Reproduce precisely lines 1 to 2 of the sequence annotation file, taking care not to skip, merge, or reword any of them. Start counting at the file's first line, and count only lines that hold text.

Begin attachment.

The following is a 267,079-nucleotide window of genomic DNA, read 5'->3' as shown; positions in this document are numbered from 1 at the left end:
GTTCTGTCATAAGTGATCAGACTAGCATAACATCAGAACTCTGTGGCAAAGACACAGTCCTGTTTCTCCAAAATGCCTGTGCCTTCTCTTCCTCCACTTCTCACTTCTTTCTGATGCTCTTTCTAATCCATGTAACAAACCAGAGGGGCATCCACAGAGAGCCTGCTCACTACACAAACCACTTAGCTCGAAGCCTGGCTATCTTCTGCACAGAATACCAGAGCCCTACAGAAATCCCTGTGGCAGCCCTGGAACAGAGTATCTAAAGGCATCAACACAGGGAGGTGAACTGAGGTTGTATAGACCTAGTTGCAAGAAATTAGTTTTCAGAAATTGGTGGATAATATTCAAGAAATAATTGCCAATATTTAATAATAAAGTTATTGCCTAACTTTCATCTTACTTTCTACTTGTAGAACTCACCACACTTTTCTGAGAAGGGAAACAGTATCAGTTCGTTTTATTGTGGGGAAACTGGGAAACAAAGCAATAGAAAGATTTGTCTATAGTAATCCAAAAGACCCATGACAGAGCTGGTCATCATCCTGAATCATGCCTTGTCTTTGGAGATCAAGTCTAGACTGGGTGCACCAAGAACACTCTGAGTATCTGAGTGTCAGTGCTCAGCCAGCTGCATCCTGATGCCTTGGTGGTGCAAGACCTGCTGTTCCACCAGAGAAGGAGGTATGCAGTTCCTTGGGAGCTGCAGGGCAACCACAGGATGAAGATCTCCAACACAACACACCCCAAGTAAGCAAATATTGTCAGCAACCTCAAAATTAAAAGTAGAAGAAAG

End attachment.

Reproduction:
The following is a 267,079-nucleotide window of genomic DNA, read 5'->3' as shown; positions in this document are numbered from 1 at the left end:
GTTCTGTCATAAGTGATCAGACTAGCATAACATCAGAACTCTGTGGCAAAGACACAGTCCTGTTTCTCCAAAATGCCTGTGCCTTCTCTTCCTCCACTTCTCACTTCTTTCTGATGCTCTTTCTAATCCATGTAACAAACCAGAGGGGCATCCACAGAGAGCCTGCTCACTACACAAACCACTTAGCTCGAAGCCTGGCTATCTTCTGCACAGAATACCAGAGCCCTACAGAAATCCCTGTGGCAGCCCTGGAACAGAGTATCTAAAGGCATCAACACAGGGAGGTGAACTGAGGTTGTATAGACCTAGTTGCAAGAAATTAGTTTTCAGAAATTGGTGGATAATATTCAAGAAATAATTGCCAATATTTAATAATAAAGTTATTGCCTAACTTTCATCTTACTTTCTACTTGTAGAACTCACCACACTTTTCTGAGAAGGGAAACAGTATCAGTTCGTTTTATTGTGGGGAAACTGGGAAACAAAGCAATAGAAAGATTTGTCTATAGTAATCCAAAAGACCCATGACAGAGCTGGTCATCATCCTGAATCATGCCTTGTCTTTGGAGATCAAGTCTAGACTGGGTGCACCAAGAACACTCTGAGTATCTGAGTGTCAGTGCTCAGCCAGCTGCATCCTGATGCCTTGGTGGTGCAAGACCTGCTGTTCCACCAGAGAAGGAGGTATGCAGTTCCTTGGGAGCTGCAGGGCAACCACAGGATGAAGATCTCCAACACAACACACCCCAAGTAAGCAAATATTGTCAGCAACCTCAAAATTAAAAGTAGAAGAAAG